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Batsheva Dance Company Brings Exclusive Performance to Miami

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The acclaimed and crowd-pleasing Tel Aviv-based Batsheva Dance Company, celebrating its 50th Jubilee, returns for an adapted version of Deca Dance, the company's montage of signature past repertory pieces. The dance will be performed exclusively in Miami -- which will also be the company's opening city during its 2014 U.S. tour -- this Saturday and Sunday at the Arsht Center, launching the center's 2014-15 Knight Masterworks-Signature Dance Series.

Founded in 1964 by the Baroness Batsheva de Rothschild, Batsheva Dance Company today is a very different company from when it began. Originally under the artistic direction of Martha Graham, the company was the only one that performed the iconic modern choreographer's repertory outside her own company. But the company that transformed contemporary Israeli dance with Graham's work found a new renaissance on the world stage in the early 1990s under the direction of Ohad Naharin.

See also: Leads in Miami City Ballet's Romeo and Juliet Delve Into Tragic Teenage Roles

Naharin, who trained with Batsheva, the School of American Ballet, the Juilliard School, and Maurice Béjart Ballet du XXe Siècle, was himself invited by Graham to join her company.

But after his appointment in 1990, he began forging a new path and creating his own craft -- he's known as the pioneer of the "gaga" movement, which emphasizes exploration of sensation with improvisational techniques.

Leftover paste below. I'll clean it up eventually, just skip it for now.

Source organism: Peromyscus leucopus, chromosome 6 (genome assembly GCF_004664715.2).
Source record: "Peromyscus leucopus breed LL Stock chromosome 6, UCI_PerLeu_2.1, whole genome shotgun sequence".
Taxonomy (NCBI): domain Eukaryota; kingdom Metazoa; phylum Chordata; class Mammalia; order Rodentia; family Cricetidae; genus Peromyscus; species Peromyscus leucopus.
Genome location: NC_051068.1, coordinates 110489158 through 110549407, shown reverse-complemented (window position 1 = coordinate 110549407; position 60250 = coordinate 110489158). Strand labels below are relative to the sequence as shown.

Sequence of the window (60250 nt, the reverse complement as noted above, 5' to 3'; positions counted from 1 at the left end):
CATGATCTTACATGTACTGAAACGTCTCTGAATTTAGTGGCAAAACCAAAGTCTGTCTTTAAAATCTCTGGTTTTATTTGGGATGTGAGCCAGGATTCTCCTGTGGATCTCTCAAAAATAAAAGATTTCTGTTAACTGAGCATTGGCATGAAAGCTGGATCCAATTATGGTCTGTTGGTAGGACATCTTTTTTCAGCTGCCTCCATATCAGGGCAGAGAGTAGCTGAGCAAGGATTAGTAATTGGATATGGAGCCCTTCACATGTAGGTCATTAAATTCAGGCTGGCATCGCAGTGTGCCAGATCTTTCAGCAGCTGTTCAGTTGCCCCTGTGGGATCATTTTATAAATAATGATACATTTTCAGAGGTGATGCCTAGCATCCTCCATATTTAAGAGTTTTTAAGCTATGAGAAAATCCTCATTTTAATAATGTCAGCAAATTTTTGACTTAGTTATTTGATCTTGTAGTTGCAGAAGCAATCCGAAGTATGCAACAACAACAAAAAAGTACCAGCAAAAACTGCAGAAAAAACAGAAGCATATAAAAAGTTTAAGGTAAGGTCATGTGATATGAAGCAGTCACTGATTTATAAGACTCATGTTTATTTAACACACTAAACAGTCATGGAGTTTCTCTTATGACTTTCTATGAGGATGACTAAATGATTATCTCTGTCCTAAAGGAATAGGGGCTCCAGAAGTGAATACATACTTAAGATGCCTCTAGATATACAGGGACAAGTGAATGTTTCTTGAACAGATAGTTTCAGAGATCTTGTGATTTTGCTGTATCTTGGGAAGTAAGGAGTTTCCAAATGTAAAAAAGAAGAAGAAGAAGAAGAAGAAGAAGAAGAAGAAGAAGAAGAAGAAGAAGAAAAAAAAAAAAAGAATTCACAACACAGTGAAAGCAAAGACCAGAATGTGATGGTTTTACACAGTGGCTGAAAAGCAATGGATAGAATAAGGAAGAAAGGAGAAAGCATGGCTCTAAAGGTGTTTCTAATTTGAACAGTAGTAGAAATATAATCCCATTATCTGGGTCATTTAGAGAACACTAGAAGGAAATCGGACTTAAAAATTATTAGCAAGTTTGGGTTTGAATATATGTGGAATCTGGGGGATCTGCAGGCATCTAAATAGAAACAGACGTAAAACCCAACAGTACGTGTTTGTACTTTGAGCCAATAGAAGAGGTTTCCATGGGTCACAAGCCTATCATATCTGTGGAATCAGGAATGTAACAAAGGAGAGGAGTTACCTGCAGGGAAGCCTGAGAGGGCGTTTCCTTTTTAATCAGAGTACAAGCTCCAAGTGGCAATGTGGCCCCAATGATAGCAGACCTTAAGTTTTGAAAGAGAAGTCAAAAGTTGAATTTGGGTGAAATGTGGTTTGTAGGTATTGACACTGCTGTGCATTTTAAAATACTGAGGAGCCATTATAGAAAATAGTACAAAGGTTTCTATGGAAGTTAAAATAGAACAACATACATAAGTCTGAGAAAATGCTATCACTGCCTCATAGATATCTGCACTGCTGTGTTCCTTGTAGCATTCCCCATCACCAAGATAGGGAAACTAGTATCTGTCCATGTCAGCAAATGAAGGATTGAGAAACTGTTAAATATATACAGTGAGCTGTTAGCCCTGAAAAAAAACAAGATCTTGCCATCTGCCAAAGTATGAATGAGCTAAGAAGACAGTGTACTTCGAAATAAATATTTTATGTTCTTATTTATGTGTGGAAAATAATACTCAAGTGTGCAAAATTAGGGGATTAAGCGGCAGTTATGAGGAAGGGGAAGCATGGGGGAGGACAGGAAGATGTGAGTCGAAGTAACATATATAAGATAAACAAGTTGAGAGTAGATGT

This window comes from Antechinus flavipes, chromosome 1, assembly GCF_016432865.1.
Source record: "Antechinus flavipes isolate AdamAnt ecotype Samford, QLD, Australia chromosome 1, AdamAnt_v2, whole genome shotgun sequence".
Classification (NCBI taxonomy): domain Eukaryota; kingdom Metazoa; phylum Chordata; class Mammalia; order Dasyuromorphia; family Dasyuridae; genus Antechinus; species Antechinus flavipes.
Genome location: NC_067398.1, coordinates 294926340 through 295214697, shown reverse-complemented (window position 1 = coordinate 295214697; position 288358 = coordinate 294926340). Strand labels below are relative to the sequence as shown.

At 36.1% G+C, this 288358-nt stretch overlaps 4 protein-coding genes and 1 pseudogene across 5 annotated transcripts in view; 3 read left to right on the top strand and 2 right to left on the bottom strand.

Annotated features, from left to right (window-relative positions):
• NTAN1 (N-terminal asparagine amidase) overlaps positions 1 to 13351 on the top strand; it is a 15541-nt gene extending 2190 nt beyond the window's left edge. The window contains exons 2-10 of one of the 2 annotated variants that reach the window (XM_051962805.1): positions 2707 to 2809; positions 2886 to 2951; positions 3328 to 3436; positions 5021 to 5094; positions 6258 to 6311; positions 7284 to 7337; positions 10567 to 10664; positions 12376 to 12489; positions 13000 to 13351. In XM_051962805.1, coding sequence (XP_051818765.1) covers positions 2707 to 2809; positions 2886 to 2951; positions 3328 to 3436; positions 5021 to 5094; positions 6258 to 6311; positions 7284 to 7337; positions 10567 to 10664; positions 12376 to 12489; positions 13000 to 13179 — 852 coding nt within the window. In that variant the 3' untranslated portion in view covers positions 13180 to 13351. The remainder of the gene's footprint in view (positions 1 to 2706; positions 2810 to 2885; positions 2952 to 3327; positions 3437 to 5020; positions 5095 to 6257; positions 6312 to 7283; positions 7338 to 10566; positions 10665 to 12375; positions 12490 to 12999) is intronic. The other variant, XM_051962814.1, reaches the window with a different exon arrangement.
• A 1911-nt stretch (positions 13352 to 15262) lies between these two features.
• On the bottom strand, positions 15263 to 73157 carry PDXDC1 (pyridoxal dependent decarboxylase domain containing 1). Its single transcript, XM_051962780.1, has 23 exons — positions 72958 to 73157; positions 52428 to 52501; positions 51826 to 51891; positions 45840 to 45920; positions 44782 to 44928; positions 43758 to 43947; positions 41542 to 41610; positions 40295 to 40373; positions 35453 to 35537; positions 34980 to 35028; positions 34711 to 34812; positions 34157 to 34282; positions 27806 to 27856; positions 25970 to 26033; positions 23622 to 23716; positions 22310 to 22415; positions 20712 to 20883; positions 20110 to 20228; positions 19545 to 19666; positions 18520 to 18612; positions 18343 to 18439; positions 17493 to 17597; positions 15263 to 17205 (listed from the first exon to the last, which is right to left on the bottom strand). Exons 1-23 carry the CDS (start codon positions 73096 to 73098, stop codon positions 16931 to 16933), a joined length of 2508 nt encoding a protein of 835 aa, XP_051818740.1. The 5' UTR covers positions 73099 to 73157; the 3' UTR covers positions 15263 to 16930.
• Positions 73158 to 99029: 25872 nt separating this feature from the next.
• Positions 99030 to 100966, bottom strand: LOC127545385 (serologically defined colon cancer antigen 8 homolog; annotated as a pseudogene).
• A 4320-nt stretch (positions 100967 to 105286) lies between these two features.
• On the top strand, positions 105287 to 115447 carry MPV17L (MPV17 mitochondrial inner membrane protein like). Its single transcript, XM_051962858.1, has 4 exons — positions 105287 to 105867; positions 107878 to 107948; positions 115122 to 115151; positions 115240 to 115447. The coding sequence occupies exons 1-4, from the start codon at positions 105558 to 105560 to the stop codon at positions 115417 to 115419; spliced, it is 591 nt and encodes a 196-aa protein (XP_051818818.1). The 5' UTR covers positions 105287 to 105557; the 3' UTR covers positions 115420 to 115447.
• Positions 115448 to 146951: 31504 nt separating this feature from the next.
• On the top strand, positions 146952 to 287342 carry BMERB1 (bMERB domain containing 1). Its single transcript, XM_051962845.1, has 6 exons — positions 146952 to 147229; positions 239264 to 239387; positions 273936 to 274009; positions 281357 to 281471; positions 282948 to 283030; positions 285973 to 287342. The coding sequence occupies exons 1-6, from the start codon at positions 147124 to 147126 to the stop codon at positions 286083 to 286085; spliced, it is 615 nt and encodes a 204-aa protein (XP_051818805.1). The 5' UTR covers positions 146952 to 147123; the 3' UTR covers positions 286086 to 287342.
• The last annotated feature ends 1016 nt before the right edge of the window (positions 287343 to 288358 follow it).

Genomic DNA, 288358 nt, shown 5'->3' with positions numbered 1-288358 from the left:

There are many works in contemporary dance where it seems dance itself -- really, the body itself -- is a tool used as a means of interpretation of emotion, or a piece of music, or even a theatrical device. But Naharin's process and technique have liberated movement from many conventions and have made that body expression the emphasis of his process. We asked him about it.

"Over the years I have learned that the dancer must listen to its body before telling it what to do, " he says. "By listening, one discovers the scope of sensations, texture, distribution of effort, availability, pleasure, clarity and efficiency of form... The more one listens the better the chance to connect great passion, high skills and the power of imagination."

Seeing his company perform, it's obvious the dancers are not merely instruments but vessels. During class and rehearsals, working in a studio with no mirrors, dancers are encouraged to improvise in the creative process. Although Naharin's pieces distinctly carry his voice, one can see how much of the performers' unique voice, exploration, and discovery contribute to the final product onstage.

More important, those who perform his work seem all the more committed and fully invested, which is what gives audiences such a thrill.

"My work is totally dependent on the dancers. I never fall in love with my work; I fall in love with my dancers all the time. They teach me a lot of what I know, and they help me to discover better ideas and new solutions. Their creativity is instrumental in processes of new creations. I ask of them to go beyond their familiar limits on a daily basis, constantly adding new tools to their tool box and using it to become better interpreters."

Batsheva Dance Company has always found a receptive home here in Miami, and the program offering of Deca Dance seems likely to continue the tradition. It will feature a montage of Naharin's finest choreography, including excerpts from Zachacha (1998), Kyr (1990), Deca Dance (2006), and Mabul (1992).

Says Naharin: "Everybody should dance, a few minutes, every day."

Performances are Saturday and Sunday at 8 p.m. inside the Ziff Ballet Opera House at the Adrienne Arsht Center for the Performing Arts, 1300 Biscayne Blvd., Miami. Tickets cost $25 to $90. Visit arshtcenter.org or call 786-468-2000 .

-- Miguel Angel Estefan Jr., artburstmiami.com

Follow Cultist on Facebook and Twitter @CultistMiami.

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